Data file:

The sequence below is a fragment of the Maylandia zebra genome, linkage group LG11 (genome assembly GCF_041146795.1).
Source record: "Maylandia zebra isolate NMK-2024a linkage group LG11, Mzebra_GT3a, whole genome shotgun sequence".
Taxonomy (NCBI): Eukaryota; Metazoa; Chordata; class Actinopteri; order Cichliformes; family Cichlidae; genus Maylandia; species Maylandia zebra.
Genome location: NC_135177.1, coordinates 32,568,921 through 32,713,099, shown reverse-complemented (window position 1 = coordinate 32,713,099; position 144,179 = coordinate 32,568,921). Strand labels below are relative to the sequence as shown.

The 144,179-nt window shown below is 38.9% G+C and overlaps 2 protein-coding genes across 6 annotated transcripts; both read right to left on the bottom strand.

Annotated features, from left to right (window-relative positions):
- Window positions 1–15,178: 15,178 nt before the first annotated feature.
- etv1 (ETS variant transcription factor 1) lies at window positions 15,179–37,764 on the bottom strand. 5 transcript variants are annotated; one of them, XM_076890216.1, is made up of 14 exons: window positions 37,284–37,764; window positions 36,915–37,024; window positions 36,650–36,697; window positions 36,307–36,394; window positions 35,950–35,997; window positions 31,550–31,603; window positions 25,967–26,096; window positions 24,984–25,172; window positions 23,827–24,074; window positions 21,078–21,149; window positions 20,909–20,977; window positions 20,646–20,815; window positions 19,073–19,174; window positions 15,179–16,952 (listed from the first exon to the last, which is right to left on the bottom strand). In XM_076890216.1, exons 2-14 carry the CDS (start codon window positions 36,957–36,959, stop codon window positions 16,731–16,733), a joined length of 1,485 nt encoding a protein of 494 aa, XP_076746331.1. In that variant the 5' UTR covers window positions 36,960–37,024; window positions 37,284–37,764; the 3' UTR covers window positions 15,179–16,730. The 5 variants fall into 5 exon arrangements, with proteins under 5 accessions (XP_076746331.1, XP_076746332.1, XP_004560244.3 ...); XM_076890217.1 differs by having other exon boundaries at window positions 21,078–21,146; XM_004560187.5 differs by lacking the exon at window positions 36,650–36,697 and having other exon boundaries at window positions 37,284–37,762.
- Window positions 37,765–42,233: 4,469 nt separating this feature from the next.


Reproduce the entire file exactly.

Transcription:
The sequence below is a fragment of the Maylandia zebra genome, linkage group LG11 (genome assembly GCF_041146795.1).
Source record: "Maylandia zebra isolate NMK-2024a linkage group LG11, Mzebra_GT3a, whole genome shotgun sequence".
Taxonomy (NCBI): Eukaryota; Metazoa; Chordata; class Actinopteri; order Cichliformes; family Cichlidae; genus Maylandia; species Maylandia zebra.
Genome location: NC_135177.1, coordinates 32,568,921 through 32,713,099, shown reverse-complemented (window position 1 = coordinate 32,713,099; position 144,179 = coordinate 32,568,921). Strand labels below are relative to the sequence as shown.

The 144,179-nt window shown below is 38.9% G+C and overlaps 2 protein-coding genes across 6 annotated transcripts; both read right to left on the bottom strand.

Annotated features, from left to right (window-relative positions):
- Window positions 1–15,178: 15,178 nt before the first annotated feature.
- etv1 (ETS variant transcription factor 1) lies at window positions 15,179–37,764 on the bottom strand. 5 transcript variants are annotated; one of them, XM_076890216.1, is made up of 14 exons: window positions 37,284–37,764; window positions 36,915–37,024; window positions 36,650–36,697; window positions 36,307–36,394; window positions 35,950–35,997; window positions 31,550–31,603; window positions 25,967–26,096; window positions 24,984–25,172; window positions 23,827–24,074; window positions 21,078–21,149; window positions 20,909–20,977; window positions 20,646–20,815; window positions 19,073–19,174; window positions 15,179–16,952 (listed from the first exon to the last, which is right to left on the bottom strand). In XM_076890216.1, exons 2-14 carry the CDS (start codon window positions 36,957–36,959, stop codon window positions 16,731–16,733), a joined length of 1,485 nt encoding a protein of 494 aa, XP_076746331.1. In that variant the 5' UTR covers window positions 36,960–37,024; window positions 37,284–37,764; the 3' UTR covers window positions 15,179–16,730. The 5 variants fall into 5 exon arrangements, with proteins under 5 accessions (XP_076746331.1, XP_076746332.1, XP_004560244.3 ...); XM_076890217.1 differs by having other exon boundaries at window positions 21,078–21,146; XM_004560187.5 differs by lacking the exon at window positions 36,650–36,697 and having other exon boundaries at window positions 37,284–37,762.
- Window positions 37,765–42,233: 4,469 nt separating this feature from the next.